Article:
Having your sex drive drop — or your sex life drop— is a big fear for a lot of us, even those in happy relationships. Especially with recent research showing that women in long-term relationships experience a drop in their sex drives more than single women, it can be difficult to wonder how to keep the sex alive. As someone who has a lot of great sex with my partner and a really fulfilling sex life, I still worry about the impact on our sex life when we move in together. It's weird, because it's like when things are really good, you start worrying about what will happen if that changed.
"When we get to the comfortable, stable place of knowing we have 'secure' status with someone else, it's common to lose the playfulness that got you together in the first place," Amy Levine, sex coach and founder of Ignite Your Pleasure, tells Bustle.
And when the playfulness goes, the good sex goes. so it's really important that you make a pre-emptive strike. For me, it's about making a concerted effort to keep up all the great parts of our sex life. Not because it needs to change, but because I want to maintain it how it is. It's better to work on keeping it from fading then to end up in a sex rut you have to dig your way out of.
So how do you keep it from fading? Well, experts have some ideas:
1. Flirt Your Ass Off
Don't let it stop. "Couples who stop flirting are couples who stop anticipating," Certified Relationship Coach Chris Armstrong tells Bustle. "Things go blasé and what was once an unpredictable stroll is now an expected lull." And it's something you shouldn't let go off, because not only does it have that amazing nostalgia of when you were first together, but also because it keeps you connected now.
"Flirting keeps the playfulness and banter alive," Levine tells Bustle. "It keeps the energy flowing between two people so they are plugged in, making sex more 'electric' rather than feeling like a fuse blew and you're disconnected."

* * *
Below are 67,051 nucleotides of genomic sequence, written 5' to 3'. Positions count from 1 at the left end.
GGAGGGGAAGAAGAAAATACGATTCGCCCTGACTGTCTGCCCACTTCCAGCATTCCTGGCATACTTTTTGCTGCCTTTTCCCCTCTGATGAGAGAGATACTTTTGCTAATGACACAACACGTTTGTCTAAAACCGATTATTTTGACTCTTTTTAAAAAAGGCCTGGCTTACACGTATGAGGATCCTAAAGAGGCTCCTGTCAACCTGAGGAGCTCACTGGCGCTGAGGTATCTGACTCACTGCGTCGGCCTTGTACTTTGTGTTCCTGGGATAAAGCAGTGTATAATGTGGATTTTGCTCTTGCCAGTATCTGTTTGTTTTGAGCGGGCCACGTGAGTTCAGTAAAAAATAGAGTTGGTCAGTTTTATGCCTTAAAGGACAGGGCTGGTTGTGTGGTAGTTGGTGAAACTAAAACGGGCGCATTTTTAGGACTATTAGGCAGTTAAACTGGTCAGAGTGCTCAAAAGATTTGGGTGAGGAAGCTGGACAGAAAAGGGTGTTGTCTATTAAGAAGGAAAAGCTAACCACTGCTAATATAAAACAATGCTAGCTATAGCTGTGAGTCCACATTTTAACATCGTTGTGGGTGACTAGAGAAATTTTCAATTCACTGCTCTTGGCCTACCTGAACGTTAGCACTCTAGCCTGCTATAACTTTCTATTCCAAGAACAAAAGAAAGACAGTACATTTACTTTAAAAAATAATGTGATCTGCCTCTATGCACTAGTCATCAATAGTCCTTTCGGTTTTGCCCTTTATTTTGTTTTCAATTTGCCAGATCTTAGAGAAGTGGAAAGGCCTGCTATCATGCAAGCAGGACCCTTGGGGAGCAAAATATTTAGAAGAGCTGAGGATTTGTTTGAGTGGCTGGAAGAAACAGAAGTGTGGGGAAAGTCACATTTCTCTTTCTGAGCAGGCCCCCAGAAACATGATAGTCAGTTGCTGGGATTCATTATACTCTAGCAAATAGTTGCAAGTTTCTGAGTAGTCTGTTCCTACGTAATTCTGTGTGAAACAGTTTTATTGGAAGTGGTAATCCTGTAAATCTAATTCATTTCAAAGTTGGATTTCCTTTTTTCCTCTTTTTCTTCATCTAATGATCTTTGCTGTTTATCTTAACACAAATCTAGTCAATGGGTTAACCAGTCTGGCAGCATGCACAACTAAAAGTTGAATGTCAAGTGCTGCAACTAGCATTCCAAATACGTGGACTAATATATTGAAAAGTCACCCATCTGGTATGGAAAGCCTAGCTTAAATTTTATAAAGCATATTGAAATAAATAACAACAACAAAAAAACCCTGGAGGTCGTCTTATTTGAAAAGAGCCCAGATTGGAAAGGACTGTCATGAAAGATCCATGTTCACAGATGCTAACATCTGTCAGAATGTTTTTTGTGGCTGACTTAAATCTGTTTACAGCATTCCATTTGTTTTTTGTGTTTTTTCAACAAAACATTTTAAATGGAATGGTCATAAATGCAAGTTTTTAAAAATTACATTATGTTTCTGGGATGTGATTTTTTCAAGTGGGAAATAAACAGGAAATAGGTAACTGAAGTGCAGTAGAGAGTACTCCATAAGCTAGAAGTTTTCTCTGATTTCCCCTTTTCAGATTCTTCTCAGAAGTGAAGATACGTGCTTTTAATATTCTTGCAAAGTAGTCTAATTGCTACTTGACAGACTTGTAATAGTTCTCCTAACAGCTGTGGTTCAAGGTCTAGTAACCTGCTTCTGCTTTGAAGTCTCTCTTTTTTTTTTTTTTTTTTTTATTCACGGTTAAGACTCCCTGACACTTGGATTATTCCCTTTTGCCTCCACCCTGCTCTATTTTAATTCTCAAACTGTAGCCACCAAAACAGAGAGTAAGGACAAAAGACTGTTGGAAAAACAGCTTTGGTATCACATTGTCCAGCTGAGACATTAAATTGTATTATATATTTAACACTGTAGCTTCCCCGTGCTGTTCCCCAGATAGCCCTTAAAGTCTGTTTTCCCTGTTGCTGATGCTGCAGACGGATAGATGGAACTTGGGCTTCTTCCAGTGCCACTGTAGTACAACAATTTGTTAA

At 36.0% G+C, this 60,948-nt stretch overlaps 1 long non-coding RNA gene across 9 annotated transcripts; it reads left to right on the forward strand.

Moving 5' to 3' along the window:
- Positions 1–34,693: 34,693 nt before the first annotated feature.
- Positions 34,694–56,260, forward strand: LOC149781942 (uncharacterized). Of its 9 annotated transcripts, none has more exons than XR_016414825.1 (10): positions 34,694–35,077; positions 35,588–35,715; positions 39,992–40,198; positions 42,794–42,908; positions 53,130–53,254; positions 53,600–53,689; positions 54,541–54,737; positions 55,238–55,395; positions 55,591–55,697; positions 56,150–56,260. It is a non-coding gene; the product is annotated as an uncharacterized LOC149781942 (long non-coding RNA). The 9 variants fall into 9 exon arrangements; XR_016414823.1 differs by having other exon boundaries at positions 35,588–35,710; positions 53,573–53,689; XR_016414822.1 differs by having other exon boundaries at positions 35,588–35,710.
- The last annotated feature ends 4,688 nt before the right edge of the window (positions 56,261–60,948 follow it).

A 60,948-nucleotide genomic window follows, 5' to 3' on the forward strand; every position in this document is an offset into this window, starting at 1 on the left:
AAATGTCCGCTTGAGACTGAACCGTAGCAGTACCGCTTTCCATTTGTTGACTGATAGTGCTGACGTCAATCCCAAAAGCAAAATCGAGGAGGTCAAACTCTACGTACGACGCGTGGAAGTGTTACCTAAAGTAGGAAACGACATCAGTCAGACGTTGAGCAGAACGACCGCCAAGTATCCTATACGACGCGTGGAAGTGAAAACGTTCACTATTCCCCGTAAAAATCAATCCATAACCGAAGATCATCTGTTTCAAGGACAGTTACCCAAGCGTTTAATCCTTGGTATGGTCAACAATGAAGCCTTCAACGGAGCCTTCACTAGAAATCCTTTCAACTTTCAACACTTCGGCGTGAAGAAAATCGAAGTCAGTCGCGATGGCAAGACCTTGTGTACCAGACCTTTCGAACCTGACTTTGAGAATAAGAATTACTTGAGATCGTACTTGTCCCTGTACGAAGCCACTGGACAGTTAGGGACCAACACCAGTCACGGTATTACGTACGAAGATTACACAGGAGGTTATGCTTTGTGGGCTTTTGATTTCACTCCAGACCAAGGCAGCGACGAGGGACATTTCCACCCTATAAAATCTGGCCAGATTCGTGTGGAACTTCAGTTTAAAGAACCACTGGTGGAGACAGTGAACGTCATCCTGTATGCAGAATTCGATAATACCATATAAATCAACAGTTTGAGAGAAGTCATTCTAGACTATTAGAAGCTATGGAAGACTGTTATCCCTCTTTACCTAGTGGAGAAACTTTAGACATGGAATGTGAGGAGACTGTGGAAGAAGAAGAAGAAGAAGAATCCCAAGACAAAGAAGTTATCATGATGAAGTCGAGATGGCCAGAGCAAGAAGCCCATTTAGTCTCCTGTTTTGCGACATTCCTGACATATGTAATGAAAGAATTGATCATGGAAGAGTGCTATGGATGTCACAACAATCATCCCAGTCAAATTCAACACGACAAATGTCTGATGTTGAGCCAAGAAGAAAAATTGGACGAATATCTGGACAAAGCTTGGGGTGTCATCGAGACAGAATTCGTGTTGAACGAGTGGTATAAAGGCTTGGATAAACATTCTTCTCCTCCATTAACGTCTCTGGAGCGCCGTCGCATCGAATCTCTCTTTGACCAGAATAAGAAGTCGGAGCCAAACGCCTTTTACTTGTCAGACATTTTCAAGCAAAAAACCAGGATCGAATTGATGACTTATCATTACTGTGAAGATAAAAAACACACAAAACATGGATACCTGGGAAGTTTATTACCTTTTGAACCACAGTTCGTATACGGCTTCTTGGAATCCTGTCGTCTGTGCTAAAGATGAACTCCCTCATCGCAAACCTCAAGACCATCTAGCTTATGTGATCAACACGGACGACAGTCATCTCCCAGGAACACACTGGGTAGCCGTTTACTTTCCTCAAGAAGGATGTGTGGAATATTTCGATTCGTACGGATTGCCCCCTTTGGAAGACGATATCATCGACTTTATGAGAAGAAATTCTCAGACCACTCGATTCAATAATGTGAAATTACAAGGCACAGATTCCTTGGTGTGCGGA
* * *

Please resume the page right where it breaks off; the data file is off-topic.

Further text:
2. Keep Up The Physical Contact
Physical contact is really important — and it's about way more than sex. “Rather than setting rigid expectations, I think it's more effective to make that time about physical connection,” , sex and relationship coach Charlie Glickman, PhD, tells Bustle. “It could be a back rub. It could be brushing your partner's hair. It could be cuddling and talking. And of course, it could be about sex. But if you require it to be sex, you don't leave any room for one or both partners to need some other kind of physical contact.” Keep the other touching alive and it will help the sex follow.
3. Don't Let Living Together Get Too Roommate-y
My fears seem to be warranted. Lots of experts warn that something like moving in together can have a negative impact on your sex life. So make sure you're aware of these transitions and make extra time and effort during them. “It’s important to maintain the health of the relationship and not become complacent, too comfortable, or too set in our routines once we live together,” Ravid Yosef, dating and relationship coach at LoveLifeTBD.com, tells Bustle. “While the fire won’t always burn as strong as it did in the beginning of your relationship, it doesn’t have to dim either. That’s when you lose interest in one another and seek outside stimulation.”
4. Take Time To Miss Each Other... And Let The Anticipation Build
Do you know those couples who spend every waking second together, so much time that you wonder what they can even talking about? Don't be that couple. “Keep your own hobbies and interests and don’t be home all the time,” Karenna Alexander, a NYC matchmaker and dating coach, tells Bustle. “Your [partner] needs to appreciate you and miss you for that spark to stay alive. That spark is so important when living together... Everyone wants romance and excitement in their life.” That separation helps inject some want and desire into your relationship, which is always great for the sex life.
5. Don't Forget The Basics
One of the reasons sex can fade is that you've been together so long you get complacent —and forget the basic building blocks of sex. Communication, responsiveness, and awareness are not things that you can just leave behind. You need to keep talking. "[Couples with healthy sex lives] have awkward conversations," sexologist and relationship expert Dr. Nikki Goldstein tells Bustle. "Often people can have sex but are scared to talk about it out of fear that might offend their partner or it might be awkward. In order to have a healthy sex life you need to have sometimes awkward conversations about what might not be working in the bedroom or what you want more or less of." And just because you've had them before, doesn't mean you don't need to have them again.
It's totally normal to have fears about your sex life changing or fading. You don't want to lose the spark you have now and have it affect your relationship. The good news is, there are ways to keep it going. Just take the time and make the effort, and you can keep it alive.
Images: Andrew Zaeh for Bustle; Giphy (5)